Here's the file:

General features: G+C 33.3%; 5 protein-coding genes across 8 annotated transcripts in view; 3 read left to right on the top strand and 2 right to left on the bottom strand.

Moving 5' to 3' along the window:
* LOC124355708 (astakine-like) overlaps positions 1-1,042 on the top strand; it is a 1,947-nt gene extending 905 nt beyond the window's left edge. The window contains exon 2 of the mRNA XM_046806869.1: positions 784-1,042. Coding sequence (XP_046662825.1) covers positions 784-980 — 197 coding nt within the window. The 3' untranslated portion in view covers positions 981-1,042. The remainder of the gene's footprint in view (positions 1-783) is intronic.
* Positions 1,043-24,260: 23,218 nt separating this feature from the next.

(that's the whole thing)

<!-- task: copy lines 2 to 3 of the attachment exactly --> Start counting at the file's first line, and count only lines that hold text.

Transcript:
Moving 5' to 3' along the window:
* LOC124355708 (astakine-like) overlaps positions 1-1,042 on the top strand; it is a 1,947-nt gene extending 905 nt beyond the window's left edge. The window contains exon 2 of the mRNA XM_046806869.1: positions 784-1,042. Coding sequence (XP_046662825.1) covers positions 784-980 — 197 coding nt within the window. The 3' untranslated portion in view covers positions 981-1,042. The remainder of the gene's footprint in view (positions 1-783) is intronic.